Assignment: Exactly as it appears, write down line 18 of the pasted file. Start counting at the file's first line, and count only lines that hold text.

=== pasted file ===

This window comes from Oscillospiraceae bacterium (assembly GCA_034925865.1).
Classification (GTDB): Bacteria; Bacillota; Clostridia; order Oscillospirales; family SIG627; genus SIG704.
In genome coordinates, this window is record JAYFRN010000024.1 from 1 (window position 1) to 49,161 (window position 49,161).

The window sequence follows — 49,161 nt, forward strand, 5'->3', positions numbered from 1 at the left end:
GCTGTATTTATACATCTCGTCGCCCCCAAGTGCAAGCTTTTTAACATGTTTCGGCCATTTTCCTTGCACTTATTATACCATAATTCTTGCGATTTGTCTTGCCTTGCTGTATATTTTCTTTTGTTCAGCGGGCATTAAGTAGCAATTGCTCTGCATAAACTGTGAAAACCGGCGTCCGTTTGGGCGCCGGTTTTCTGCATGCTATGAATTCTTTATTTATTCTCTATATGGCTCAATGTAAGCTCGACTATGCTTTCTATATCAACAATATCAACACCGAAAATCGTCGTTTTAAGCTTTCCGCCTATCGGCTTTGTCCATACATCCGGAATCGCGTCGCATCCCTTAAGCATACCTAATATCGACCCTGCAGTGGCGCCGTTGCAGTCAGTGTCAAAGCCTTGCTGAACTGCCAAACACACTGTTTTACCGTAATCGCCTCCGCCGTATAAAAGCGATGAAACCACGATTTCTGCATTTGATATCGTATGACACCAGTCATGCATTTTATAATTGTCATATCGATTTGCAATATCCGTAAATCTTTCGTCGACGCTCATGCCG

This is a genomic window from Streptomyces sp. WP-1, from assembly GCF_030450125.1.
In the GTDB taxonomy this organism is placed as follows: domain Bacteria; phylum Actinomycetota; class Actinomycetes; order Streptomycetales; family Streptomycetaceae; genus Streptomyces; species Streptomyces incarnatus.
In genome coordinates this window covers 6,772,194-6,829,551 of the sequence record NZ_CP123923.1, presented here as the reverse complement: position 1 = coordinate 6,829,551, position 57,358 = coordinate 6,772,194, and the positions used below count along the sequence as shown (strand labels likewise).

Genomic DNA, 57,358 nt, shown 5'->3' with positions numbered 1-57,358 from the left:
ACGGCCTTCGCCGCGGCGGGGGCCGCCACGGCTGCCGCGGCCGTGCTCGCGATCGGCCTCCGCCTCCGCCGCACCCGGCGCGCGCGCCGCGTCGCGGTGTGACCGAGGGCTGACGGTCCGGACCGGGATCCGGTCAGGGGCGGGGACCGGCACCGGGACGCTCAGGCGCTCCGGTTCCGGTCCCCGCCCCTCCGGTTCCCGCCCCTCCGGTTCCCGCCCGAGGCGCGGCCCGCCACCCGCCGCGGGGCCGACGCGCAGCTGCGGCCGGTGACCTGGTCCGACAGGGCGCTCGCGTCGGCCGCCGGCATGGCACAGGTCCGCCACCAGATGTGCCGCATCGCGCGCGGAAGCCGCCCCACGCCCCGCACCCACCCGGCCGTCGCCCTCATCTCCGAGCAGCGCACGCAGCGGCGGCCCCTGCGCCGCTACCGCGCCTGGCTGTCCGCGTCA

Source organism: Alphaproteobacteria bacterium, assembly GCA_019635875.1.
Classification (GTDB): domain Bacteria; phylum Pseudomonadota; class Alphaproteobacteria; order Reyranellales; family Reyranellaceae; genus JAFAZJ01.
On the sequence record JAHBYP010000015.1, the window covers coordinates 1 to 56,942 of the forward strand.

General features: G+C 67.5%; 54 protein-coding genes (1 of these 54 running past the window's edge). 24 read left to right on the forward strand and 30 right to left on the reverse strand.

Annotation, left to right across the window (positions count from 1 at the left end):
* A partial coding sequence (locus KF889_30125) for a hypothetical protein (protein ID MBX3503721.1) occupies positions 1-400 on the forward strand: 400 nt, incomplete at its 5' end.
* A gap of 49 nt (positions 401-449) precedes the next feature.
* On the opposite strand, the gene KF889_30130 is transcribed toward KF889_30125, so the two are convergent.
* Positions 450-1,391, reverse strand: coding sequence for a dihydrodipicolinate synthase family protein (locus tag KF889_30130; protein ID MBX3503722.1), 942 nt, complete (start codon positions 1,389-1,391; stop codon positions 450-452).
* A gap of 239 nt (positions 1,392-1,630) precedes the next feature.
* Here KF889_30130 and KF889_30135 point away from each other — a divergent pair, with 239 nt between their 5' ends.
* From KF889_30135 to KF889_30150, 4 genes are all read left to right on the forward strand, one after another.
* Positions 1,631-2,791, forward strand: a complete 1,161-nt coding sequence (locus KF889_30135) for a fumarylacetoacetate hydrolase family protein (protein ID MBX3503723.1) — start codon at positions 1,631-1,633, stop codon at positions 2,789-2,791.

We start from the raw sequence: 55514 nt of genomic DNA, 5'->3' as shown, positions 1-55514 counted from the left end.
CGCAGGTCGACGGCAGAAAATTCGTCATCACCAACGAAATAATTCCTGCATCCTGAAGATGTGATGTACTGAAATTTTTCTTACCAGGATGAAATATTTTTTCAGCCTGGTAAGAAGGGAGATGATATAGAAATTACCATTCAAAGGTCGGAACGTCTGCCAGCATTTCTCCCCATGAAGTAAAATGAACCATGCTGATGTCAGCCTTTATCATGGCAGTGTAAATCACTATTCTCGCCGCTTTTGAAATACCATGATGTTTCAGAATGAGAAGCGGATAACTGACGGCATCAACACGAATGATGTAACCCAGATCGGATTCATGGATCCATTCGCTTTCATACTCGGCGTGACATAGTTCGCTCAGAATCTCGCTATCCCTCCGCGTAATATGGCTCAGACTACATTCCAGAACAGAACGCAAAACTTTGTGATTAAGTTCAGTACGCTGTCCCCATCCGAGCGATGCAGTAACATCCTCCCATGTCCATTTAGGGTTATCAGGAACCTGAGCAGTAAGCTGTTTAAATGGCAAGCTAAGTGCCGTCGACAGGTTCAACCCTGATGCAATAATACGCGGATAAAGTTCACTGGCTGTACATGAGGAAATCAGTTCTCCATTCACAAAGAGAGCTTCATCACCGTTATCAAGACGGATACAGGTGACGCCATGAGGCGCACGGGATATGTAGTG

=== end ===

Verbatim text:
* On the opposite strand, the gene KF889_30130 is transcribed toward KF889_30125, so the two are convergent.